Away and home: Canadian (Quebecois) mussel chowder

Leaving the food of Europe behind (for now) and jumping over to the Americas feels like we’ve really made some progress in this cooking journey. We started in Wales and have made our way through most of Europe, Asia and Oceania, discovering so many new dishes (and ingredients) along the way. Now we’re embarking on a whole new region, starting with Canada, which we are excited about – but which also posed a problem.

Many of you will be aware that Canada’s national dish is poutine: fries, cheese curds and gravy. Poutine seemed to experience a bit of a rebirth in London a couple of years ago, probably partially because of the ‘it’s cool to eat really unhealthy food and Instagram it’ age we’re in. (Speaking of which, remember that you can follow us on Instagram @goodfoodonbadplates – with very little unhealthy food, in fact!) We’d never actually tried it though, so the idea of making our own was quite fun… until we realised that we don’t have a deep fryer so wouldn’t be making brilliant fries, didn’t know where we’d get cheese curds from, and probably wouldn’t make gravy worthy of this revered dish.

Again, we were saved by Roast Figs Sugar Snow, which provided a recipe for Quebecois mussel chowder with cod and cider, meaning our Canadian recipe had been decided upon. We didn’t feel as though we could let this occasion go by without eating poutine though, so we trekked up to Brick Lane Market last Sunday to track down The Poutinerie, a market stall set up by a Canadian chef who wanted to bring his native dish to appreciative Londoners. It was worth the journey for crispy and piquantly-spiced fries, melty cheese curds and delicious gravy!

816a Brick Lane Market compressed

817a Poutinerie compressed

818a Poutine compressed

Fortified, we came home and began the arduous task of cleaning and debearding mussels. Don’t underestimate how long this will take, especially if your fishmonger gives you lots of tiny mussels in your one-kilogram bag (like ours did)!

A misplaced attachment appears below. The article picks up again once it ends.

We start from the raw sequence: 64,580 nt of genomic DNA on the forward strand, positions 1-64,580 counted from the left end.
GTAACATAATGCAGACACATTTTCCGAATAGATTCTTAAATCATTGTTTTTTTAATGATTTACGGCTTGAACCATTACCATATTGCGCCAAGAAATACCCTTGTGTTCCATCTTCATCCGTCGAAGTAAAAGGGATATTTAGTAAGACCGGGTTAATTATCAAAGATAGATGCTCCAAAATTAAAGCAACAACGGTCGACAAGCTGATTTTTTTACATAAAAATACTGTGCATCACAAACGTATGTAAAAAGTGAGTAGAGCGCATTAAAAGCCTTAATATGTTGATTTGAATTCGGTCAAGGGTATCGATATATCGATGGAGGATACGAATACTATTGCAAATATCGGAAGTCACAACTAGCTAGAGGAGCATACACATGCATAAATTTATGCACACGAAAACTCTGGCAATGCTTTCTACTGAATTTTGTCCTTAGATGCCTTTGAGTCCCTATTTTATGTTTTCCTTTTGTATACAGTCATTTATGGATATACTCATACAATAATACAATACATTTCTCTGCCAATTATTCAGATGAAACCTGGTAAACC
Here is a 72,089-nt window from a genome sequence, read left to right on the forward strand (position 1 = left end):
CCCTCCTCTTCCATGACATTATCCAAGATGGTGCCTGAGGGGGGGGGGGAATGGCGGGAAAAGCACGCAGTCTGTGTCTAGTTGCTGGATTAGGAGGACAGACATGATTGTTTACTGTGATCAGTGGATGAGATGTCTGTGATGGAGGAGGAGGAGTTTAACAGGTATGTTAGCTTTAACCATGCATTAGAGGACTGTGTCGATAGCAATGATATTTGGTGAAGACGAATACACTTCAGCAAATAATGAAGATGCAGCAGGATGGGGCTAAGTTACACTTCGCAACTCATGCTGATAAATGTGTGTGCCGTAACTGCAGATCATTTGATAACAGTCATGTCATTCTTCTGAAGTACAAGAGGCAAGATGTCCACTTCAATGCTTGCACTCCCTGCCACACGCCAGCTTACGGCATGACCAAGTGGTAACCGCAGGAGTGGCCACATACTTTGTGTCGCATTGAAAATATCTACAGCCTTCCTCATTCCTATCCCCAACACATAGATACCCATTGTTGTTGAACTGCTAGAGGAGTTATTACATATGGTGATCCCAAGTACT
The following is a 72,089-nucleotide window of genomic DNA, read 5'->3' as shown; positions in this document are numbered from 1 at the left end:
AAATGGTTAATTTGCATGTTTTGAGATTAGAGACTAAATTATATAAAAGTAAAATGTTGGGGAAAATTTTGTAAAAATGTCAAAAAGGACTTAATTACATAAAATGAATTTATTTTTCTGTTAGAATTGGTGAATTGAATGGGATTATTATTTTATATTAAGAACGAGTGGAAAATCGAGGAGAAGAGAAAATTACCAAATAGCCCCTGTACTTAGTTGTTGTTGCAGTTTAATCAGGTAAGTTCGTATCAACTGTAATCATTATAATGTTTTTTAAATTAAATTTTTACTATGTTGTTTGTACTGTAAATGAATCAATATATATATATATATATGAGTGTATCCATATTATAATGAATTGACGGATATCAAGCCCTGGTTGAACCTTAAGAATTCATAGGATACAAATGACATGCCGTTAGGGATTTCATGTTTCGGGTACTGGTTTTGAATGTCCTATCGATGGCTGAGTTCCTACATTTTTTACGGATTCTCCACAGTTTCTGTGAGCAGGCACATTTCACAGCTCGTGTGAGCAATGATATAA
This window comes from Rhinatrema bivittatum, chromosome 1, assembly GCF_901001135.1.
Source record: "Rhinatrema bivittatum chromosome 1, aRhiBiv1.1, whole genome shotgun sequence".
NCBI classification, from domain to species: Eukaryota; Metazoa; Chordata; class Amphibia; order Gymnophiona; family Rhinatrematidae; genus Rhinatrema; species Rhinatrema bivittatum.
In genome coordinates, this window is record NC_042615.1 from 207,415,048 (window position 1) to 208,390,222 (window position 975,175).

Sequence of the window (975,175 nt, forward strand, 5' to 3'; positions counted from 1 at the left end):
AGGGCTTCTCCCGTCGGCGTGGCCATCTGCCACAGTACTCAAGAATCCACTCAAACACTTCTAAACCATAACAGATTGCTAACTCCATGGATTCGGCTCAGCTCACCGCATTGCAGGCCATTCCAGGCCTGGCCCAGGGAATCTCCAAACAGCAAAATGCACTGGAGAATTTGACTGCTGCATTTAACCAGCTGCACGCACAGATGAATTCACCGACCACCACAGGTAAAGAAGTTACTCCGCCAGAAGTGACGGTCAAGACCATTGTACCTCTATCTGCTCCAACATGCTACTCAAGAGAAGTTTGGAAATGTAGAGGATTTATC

Mussel chowder

Ingredients
1kg mussels
500ml dry cider
30g butter
2 leeks, cleaned and cut in fine rings
400g potatoes, peeled and cut into 4cm chunks
100ml double cream
400g cod fillet, skin removed and cut into 4cm chunks
Pepper
Squeeze of lemon
Flat leaf parsley, chopped

Method
1. Clean the mussels, scrubbing the outsides and removing the beards, and discard any that are damaged or open.
2. Put them into a large saucepan and add the cider. Bring to the boil, turn down to a simmer, cover and cook for about 5 minutes, or until the mussels have opened. Discard any that remain closed.
3. Melt the butter in a large, heavy-bottomed saucepan and add the leeks and potatoes. Cover and sweat the vegetables in the butter and a splash of water over a low heat for about 15 minutes, until starting to soften. Add a little more water every so often to ensure that the vegetables do not burn.
3. When the mussels are cool enough to handle, remove them from the cider and take the meat out of most of them (or all of them if you like; the shells are just for presentation).
4. Add the cider and mussel juices to the leek and potatoes and simmer until the potatoes are tender. Gently mash some of the potatoes to slightly thicken the juices.
5. Add the cream and cod and, over a gentle heat, poach the cod for 2-3 minutes. Add the mussels to the soup and heat through.
6. Season with pepper and a good squeeze of lemon, scatter with parsley and serve.
Serves 4

819a Mussels compressed

820a Leeks and potatoes compressed

821a Mussels compressed

822a Mussels compressed

823a Chowder cooking compressed

824a Chowder cooking compressed

825a Chowder compressed

We served our chowder with some wholemeal bread (mostly because Ash thinks you can’t eat soup without bread), but this really is optional, as it was very hearty even without it. The bigger question, probably, is: was it worth the time-consuming hassle of cleaning the mussels? And the answer to that is yes, for the experience, but it’s probably not an experience we’ll repeat unless we happen to be somewhere like Scotland or New Zealand (or, indeed, Quebec) where we can actually get decent mussels. The dish was really tasty (we’re yet to find a Diana Henry recipe that isn’t, so no surprises there), but our South London mussels were average at best, which took away some of the excitement. If you have a good mussel supplier, though, go for it!

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